Boost C++ Libraries of the most highly regarded and expertly designed C++ library projects in the world. Herb Sutter and Andrei Alexandrescu, C++ Coding Standards

Version 1.32.0

Version 1.32.0

November 19th, 2004 12:00 GMT



Important - New Toolset Names

The names of some the Boost.Build toolsets have been changed to remove the "." (dot) character and to fix some other naming inconsistencies. For example, vc7.1 toolset was renamed to become vc-7_1. Please refer to the Supported Toolsets section of the installation guide for the complete list of the current toolset names. This change was made as a part of the effort to make the Boost distribution compatible with ISO 9660 level 2 requirements.

New Libraries

  • Assignment Library: Filling containers with constant or generated data has never been easier, from Thorsten Ottosen.
  • Minmax Library: Standard library extensions for simultaneous min/max and min/max element computations, from Herve Bronnimann.
  • Multi-index Containers Library: Containers with multiple STL-compatible access interfaces, from Joaquin M Lopez Munoz.
  • Numeric Conversion Library: Optimized policy-based numeric conversions, from Fernando Cacciola.
  • Program Options Library: Access to configuration data given on command line, in config files and other sources, from Vladimir Prus.
  • Range Library: a new infrastructure for generic algorithms that builds on top of the new iterator concepts, from Thorsten Ottosen.
  • Serialization Library: Serialization/de-serialization of arbitrary C++ data structures to various formats including text, binary, and xml, from Robert Ramey.
  • String Algorithms Library: Collection of string related algorithms for case conversion, trimming, find/replace operations and more, from Pavol Droba.
  • Tribool: 3-state boolean type library, from Doug Gregor.

Updated Libraries

  • Compose: This deprecated library has been removed.
  • Graph:
  • MPL Library:
    • Updated to use the Boost Software License.
    • New documentation, including a complete reference manual.
    • Major interface changes and improvements, many of which are not backward compatible. Please refer to the 1.32 changelog for the detailed information about upgrading to the new version.
  • Python Library:
    • Updated to use the Boost Software License.
    • Support for the new Python Bool type, thanks to Daniel Holth.
    • Support for upcoming GCC symbol export control features have been folded in, thanks to Niall Douglas.
    • Improved support for std::auto_ptr-like types.
    • Components used by other libraries have been moved out of python/detail and into boost/detail to improve dependency relationships.
    • Miscellaneous bug fixes and compiler workarounds.
  • Signals Library: Introduced deterministic slot ordering, permitting slots to be connected at the beginning or end of slot groups or the slot list itself. Combiners may safely have state and are accessible from the signal.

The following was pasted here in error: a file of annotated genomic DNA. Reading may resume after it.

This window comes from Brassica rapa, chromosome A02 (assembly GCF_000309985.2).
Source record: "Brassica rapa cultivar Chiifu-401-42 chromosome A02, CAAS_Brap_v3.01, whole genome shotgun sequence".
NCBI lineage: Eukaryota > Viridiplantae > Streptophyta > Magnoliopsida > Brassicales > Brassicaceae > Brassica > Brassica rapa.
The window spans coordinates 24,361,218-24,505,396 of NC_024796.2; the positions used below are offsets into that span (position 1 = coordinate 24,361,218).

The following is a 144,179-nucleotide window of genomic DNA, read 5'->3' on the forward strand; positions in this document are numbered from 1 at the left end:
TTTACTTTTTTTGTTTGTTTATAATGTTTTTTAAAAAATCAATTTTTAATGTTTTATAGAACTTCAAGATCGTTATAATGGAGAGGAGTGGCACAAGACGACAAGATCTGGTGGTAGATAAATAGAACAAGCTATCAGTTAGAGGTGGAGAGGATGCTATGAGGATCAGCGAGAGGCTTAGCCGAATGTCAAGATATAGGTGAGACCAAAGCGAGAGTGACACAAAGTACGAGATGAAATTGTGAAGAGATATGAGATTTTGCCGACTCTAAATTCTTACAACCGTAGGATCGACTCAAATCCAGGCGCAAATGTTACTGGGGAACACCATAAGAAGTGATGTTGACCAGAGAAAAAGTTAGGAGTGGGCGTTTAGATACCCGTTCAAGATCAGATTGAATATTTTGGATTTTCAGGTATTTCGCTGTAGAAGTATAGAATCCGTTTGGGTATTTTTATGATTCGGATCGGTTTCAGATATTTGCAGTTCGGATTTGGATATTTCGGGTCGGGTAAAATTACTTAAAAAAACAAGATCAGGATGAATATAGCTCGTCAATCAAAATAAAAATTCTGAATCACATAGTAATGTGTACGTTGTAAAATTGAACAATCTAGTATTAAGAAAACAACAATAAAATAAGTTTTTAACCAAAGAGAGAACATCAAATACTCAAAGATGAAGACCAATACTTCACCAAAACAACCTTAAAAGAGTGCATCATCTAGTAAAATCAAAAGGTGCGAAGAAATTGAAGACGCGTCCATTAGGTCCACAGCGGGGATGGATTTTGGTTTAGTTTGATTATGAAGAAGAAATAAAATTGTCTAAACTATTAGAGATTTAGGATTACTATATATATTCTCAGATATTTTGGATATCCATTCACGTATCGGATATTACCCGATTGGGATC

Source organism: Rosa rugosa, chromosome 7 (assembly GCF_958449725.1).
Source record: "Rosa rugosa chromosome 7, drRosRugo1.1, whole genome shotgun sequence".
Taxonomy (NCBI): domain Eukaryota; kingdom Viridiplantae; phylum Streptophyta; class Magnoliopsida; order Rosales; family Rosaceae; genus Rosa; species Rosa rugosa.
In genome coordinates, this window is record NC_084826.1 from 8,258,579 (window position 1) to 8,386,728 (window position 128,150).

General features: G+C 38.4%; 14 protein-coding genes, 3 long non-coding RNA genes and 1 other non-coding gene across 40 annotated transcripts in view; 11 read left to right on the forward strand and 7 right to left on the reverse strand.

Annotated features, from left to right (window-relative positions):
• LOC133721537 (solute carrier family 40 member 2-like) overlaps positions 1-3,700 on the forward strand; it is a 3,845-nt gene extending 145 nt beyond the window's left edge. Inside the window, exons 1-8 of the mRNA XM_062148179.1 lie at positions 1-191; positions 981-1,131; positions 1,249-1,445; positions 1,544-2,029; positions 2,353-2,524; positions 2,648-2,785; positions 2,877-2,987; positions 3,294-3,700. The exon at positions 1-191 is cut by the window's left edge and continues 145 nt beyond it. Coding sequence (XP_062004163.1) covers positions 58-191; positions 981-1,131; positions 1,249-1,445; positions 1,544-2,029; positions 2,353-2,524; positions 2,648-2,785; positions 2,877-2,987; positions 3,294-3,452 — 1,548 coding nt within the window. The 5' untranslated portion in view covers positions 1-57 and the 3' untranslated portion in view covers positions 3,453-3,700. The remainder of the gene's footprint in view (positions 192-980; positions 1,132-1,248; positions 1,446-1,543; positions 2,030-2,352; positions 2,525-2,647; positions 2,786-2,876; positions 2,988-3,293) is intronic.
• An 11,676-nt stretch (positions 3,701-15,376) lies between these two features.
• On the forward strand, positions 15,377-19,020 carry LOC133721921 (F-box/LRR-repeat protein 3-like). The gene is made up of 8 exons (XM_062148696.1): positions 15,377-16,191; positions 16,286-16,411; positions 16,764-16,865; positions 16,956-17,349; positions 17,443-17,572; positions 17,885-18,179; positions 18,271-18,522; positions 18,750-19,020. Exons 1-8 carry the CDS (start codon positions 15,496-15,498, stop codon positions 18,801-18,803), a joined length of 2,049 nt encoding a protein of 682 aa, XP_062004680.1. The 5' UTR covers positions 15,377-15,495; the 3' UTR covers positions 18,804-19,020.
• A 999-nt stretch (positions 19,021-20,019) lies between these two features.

• Utility: class template result_of added.
  • Test Library:
    • namespace names gets shorten; old one still supported till next release
    • added proper encoding of XML PCDATA
    • support for wide string comparison implemented

    For complete list of changes see Test Library release notes.

Regression tests

This release has been extensively tested on a variety of different compilers and platforms. It is known to contain no regressions against the previous reference release on the compilers and configurations tested. Please refer to the corresponding regression reports to see how well your compiler performs on the new Boost codebase.


[] Aleksey Gurtovoy managed this release. Managing a release at all is an enormous job, and Aleksey always goes beyond merely meeting requirements by insisting on the highest possible quality. The Boost membership owes him a debt of gratitude.

This release wouldn't have been possible without the dedicated effort of many, many members of the Boost community who generously contributed their outstanding expertise, time and energy to making it happen. For patches, bug fixes, troubleshooting, expert advice, and prompt responses to the release manager's requests we thank:

David Abrahams, Misha Bergal, Jonathan Brandmeyer, Fernando Cacciola, Marshall Clow, Christopher Currie, Pavol Droba, Caleb Epstein, Eric Friedman, Jeff Garland, Michael Glassford, Doug Gregor, Joel de Guzman, Hubert Holin, Jaakko Jarvi, Hartmut Kaiser, Bronek Kozicki, Tarjei Knapstad, Toon Knapen, Aaron W. LaFramboise, Joaquin M Lopez Munoz, Christoph Ludwig, John Maddock, Paul Mensonides, Guillaume Melquiond, Thorsten Ottosen, Vladimir Prus, Robert Ramey, Rene Rivera, Gennadiy Rozental, Stefan Slapeta, Jonathan Turkanis, Pavel Vozenilek, Jonathan Wakely, Daryle Walker, Victor A. Wagner Jr. and Martin Wille.

Also, our special thanks go to: John Maddock for the managing the effort of converting the majority of the Boost libraries to the Boost Software License, Eric Niebler and Joel de Guzman for taking on the important job of improving the Boost documentation's look and feel, and last, but not least, to our regression test runners, without whom we simply would never have released: Toon Knapen, Bronek Kozicki, Rene Rivera, Markus Schopflin, Stefan Slapeta, Victor A. Wagner Jr. and Martin Wille.

Thank you everybody!